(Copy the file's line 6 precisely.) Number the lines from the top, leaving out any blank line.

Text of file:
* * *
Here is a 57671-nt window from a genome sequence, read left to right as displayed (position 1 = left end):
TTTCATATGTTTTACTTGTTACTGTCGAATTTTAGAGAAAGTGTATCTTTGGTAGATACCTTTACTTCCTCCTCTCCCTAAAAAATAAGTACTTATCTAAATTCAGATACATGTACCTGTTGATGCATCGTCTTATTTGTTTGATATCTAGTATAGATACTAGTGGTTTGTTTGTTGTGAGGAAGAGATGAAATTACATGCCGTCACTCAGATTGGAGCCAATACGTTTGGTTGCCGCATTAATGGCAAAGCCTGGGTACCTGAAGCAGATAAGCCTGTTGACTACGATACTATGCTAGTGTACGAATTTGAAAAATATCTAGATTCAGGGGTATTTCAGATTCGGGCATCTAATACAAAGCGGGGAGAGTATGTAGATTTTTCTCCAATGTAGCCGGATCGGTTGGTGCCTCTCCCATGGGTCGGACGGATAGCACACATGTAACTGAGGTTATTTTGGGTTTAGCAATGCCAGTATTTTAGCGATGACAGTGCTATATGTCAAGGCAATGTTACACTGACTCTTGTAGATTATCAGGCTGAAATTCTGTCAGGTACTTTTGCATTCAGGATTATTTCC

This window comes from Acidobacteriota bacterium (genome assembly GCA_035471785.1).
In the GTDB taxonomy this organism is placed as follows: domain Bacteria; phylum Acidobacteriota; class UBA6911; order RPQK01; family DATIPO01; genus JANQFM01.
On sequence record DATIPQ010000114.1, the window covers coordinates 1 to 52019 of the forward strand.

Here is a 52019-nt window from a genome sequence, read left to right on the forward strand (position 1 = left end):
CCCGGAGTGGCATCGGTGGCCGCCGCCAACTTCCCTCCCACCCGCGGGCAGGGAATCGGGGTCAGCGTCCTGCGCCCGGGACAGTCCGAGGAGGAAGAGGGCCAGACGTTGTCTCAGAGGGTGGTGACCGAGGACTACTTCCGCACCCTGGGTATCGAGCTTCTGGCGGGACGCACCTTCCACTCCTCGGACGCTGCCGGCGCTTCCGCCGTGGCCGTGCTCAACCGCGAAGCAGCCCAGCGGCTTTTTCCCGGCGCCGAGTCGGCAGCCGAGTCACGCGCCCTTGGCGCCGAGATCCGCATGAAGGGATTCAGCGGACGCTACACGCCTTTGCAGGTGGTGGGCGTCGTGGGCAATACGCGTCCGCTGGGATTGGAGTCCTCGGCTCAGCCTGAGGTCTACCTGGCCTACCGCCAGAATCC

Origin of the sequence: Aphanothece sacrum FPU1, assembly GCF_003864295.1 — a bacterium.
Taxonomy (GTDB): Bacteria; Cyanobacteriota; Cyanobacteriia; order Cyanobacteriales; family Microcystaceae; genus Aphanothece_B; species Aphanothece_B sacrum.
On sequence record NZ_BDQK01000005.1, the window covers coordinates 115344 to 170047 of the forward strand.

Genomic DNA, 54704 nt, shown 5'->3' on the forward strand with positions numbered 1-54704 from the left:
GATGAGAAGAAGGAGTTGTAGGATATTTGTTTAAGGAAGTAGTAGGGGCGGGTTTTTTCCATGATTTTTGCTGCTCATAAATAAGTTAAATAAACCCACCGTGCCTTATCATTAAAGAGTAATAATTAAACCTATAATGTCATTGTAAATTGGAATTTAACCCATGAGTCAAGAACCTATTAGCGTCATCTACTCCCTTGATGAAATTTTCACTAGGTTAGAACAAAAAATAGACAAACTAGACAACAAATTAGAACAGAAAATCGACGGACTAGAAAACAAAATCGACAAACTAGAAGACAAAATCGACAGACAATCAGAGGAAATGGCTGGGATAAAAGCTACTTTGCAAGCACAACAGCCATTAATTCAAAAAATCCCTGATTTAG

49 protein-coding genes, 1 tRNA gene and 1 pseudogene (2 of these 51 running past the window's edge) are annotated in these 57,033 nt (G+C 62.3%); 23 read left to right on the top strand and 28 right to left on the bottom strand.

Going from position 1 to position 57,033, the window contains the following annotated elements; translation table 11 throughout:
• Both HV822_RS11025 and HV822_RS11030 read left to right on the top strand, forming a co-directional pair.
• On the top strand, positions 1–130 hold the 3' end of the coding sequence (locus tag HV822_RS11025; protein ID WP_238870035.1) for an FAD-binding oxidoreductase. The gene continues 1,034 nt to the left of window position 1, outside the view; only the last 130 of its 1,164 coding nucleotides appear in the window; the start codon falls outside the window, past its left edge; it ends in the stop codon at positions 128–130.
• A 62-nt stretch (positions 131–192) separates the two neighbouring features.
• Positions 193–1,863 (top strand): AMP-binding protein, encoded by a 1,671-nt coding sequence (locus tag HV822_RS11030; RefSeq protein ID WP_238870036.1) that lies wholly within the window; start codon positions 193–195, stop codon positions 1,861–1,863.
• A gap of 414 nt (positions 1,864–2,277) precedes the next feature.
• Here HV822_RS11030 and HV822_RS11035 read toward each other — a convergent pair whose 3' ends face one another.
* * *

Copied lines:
Here is a 52019-nt window from a genome sequence, read left to right on the forward strand (position 1 = left end):